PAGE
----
A woman with a worried expression looks at a floating positive pregnancy test above her head

Early-Pregnancy Depression

It was 5:00 a.m. on "test day" – 8 days after my frozen embryo transfer, and I was alone in my bathroom, holding my breath as I waited for my pregnancy test to register "pregnant" or "not pregnant." If you've ever been in this place before (and if you're reading this, I'm guessing you have been), you know that those are the literal longest 3 minutes of your entire life.

On September 29, 2018, I found myself with 2 positive pregnancy tests – the first of my life – and for the first time, I was pregnant. I woke up my sleeping husband who embraced me like never before, and in that moment, we felt like all our dreams were to come true.

Except for one thing – I was still struggling with my depression.

Early pregnancy

Fairly shortly after finding out I was with child, I began to worry about something happening to my baby girl. This was a genetically tested embryo, so we knew that it had a good chance of being "healthy," and we knew that it was a girl. But I also knew there were so many things to worry about in early pregnancy.

Like, the time I started spotting. I was terrified I was going to lose her. After an emergency ultrasound, it turned out to be a subchorionic hematoma, something common in pregnancy and even more common in IVF pregnancy, but terrifying nonetheless. Everyday that I bled, I worried that was going to be the end of our bliss.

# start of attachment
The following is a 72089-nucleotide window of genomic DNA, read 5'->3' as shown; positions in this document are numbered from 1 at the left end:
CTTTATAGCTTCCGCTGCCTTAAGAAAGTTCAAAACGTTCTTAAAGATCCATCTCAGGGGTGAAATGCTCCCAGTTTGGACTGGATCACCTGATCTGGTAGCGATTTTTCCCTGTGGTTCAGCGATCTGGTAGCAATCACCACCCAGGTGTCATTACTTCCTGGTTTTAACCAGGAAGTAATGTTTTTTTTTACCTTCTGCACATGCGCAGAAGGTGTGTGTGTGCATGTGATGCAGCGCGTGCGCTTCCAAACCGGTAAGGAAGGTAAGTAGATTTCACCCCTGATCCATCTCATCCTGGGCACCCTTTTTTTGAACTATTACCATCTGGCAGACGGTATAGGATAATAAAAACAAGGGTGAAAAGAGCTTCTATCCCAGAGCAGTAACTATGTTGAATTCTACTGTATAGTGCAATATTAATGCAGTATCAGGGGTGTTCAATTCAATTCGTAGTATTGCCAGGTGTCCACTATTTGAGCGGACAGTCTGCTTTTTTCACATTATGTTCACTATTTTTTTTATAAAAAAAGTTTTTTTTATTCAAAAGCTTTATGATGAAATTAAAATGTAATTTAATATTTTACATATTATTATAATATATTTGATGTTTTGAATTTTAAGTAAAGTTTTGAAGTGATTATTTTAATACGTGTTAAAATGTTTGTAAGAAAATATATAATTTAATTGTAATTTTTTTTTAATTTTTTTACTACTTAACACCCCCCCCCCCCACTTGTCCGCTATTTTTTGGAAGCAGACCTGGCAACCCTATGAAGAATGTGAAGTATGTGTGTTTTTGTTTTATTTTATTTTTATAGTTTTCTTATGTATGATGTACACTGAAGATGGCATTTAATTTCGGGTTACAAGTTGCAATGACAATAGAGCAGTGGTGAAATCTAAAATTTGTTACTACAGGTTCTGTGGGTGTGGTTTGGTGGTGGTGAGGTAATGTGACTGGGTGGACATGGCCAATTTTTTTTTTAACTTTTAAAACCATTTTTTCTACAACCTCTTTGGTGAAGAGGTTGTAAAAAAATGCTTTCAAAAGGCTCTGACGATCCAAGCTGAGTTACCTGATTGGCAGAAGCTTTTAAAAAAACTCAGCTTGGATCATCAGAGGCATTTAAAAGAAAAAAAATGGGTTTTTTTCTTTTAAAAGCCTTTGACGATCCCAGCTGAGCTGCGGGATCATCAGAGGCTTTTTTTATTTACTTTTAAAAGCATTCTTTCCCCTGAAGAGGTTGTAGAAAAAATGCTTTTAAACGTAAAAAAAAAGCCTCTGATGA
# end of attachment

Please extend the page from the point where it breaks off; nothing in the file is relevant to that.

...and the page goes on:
Depression and fear during those early days

I found my mood going up and down. Being grateful (so grateful) that I was carrying (as far as we knew) a healthy child. That besides vomiting daily, my body was handling the pregnancy as well as possible. And that at every appointment, our daughter's measurements and heartbeat were exactly as they should be.

Then, there was the depression side. The terror that the next appointment was going to be the one where were found out something was wrong. Where the other shoe dropped. Where she had no heartbeat.

Constant worry

There were days that I stayed in bed because I just couldn't face the world, and I felt like the safest place for baby girl and I was under the covers, tucked in and away from any potential harm – like a misstep that turned into a fall, or an accidental hit to my abdomen.

Who knew what could happen? I didn't know, thats for sure, but I knew I could worry about it.

The 20-week scan

At 20 weeks gestation, approximately halfway through a traditional 40-week pregnancy, moms go in for an anatomy scan. This scan is more in-depth than any of the previous scans, and it looks at all of the limbs, organs, and bloodflow of the baby. At my appointment, they kept saying, well, what we can see looks good, but she keeps moving around and we can't get the views of her heart that we need.

That was it. It wasn't even bad news and my heart sunk to my toes. I felt defeated. I felt my depression rising. I felt the need to hide from the world.

I was a wreck

It took 3 more visits for my squirmy child to get all of the views they needed, and it turned out everything looked as it should. But boy, between visits I was a wreck.

Ever feel like that? Like there's nothing specific to be upset about, but you're upset nonetheless? Welcome to depression, especially during early pregnancy.

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